I'm a software dev who was transitioned from a temporary employee on a 12 month term to a permanent employee (4 months into the job) a few months ago (I have held the job for 7 months). With COVID-19 likely to dramatically impact our area of business, I am updating my resume and trying to build a pipeline of options.

To clarify: - I was hired as a temporary employee with a contract lasting 12 months. This was in September. - The product owner liked me and wanted me as part of the project. - She asked her boss (the CEO of the 500 person agency) to have me hired full time. I was hired permanently in January. - It is now March.

Before that, I was earning my software engineering degree.

This isn't an urgent thing because I am part of a large local government (relatively secure) and thus plan to stay, but the software I work on is not yet live, so it could be cut as a cost saving measure.


3 Answers 3


The purpose of a resume is to get the interview for a job.

So, I invite you to think about why your product owner decided to hire you permanently. If you can state that reason in terms of a benefit to your agency, that's best. Something like this.

2019 - present: Big Agency: Software Developer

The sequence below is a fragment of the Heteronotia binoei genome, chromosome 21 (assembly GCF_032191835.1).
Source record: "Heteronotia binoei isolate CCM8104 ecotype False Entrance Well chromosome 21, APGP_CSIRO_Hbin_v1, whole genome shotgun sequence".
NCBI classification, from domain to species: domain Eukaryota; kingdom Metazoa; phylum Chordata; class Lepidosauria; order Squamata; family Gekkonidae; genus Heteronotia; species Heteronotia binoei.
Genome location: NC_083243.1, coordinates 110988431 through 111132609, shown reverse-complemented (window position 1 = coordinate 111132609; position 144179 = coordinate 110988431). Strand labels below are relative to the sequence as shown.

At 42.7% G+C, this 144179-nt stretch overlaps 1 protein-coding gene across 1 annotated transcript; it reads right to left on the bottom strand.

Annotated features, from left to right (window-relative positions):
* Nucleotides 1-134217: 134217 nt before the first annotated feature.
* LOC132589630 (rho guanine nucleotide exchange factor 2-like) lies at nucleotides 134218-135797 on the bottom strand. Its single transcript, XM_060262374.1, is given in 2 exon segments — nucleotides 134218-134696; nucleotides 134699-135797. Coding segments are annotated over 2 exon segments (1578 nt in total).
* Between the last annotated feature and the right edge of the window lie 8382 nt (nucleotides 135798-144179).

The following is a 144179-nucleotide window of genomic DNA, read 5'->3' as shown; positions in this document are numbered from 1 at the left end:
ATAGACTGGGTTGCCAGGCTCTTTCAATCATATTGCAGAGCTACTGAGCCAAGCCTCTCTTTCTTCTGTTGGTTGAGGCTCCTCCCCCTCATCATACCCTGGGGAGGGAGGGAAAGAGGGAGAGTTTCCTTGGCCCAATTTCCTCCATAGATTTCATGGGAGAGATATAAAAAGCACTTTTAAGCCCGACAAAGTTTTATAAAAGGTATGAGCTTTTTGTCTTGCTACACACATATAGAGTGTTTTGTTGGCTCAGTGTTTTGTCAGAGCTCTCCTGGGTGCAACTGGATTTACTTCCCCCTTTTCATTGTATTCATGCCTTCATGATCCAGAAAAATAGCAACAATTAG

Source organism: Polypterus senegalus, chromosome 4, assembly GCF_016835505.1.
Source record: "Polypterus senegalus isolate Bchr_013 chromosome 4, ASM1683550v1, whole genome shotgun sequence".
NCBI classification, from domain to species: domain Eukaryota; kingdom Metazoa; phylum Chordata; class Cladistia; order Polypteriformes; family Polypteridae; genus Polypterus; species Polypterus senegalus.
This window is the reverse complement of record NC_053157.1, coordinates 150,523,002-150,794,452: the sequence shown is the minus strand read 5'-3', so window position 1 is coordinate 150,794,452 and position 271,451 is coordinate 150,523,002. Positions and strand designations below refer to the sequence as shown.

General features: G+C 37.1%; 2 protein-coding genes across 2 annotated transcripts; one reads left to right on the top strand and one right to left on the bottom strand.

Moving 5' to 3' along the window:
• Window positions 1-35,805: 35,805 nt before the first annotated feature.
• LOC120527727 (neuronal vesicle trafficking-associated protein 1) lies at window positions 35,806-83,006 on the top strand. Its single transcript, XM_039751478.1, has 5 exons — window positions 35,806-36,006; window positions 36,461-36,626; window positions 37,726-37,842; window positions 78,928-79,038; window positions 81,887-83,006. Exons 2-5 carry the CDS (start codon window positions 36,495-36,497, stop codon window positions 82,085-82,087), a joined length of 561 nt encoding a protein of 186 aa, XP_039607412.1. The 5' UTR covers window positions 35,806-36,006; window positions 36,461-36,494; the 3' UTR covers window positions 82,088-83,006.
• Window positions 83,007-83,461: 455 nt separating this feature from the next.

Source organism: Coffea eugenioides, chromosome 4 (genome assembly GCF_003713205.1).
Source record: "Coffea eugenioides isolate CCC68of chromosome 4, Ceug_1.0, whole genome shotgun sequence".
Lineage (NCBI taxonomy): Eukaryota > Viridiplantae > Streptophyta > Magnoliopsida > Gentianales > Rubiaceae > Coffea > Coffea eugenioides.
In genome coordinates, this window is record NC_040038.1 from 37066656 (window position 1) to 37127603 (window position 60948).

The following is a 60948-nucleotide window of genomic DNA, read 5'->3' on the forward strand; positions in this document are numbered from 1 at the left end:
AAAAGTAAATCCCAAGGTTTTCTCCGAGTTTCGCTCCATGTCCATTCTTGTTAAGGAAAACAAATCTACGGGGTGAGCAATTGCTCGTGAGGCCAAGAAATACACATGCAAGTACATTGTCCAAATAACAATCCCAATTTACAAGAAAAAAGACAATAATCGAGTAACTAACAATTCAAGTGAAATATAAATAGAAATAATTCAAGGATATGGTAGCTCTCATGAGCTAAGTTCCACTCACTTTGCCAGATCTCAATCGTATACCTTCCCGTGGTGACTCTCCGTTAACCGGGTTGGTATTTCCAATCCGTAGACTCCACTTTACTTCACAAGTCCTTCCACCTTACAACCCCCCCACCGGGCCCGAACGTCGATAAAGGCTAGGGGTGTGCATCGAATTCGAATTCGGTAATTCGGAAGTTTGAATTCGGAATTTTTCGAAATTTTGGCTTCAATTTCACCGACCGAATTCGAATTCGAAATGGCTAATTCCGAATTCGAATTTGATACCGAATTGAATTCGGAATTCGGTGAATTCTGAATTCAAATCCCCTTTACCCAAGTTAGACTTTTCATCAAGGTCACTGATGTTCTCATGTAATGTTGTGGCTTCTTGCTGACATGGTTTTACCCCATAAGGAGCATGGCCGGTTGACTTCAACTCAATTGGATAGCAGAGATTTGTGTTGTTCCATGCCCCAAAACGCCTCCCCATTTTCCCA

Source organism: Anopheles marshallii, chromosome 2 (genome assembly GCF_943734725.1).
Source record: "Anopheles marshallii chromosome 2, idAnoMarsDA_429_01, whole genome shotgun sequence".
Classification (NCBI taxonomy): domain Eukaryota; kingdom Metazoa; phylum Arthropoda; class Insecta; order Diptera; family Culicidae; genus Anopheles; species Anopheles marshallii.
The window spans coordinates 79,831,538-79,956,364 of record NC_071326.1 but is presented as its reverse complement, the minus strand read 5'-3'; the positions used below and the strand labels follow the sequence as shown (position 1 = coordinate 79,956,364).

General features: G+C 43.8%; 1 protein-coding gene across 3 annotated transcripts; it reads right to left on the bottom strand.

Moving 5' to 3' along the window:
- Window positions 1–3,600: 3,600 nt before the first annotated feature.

I refined the definition of a product so it would serve 30% more members of the public, in collaboration with the product owner.

Obvs you should state what you actually did for the project that caught your colleague's attention.



You should absolutely put this on there. Especially as a new programmer fresh out of college.

Put what you did first as a bullet point, or points, with the hard numbers bolded. For the last bullet point under they job entry, put that, based on performance, you were converted to permanent 4 months into a 12 month contract.


Yes. Something like: "Invited by management to transition to a permanent contract, thanks for my performance and contributions, less than seven months into a temporary contract."

You did well, and this impressed your employer enough to make them want to commit to keeping you around. It's a simple, strong story, telling about your ability to integrate in a new team, earning the trust of your new colleagues, and impressing management enough to make them create an exception to retain your talent.

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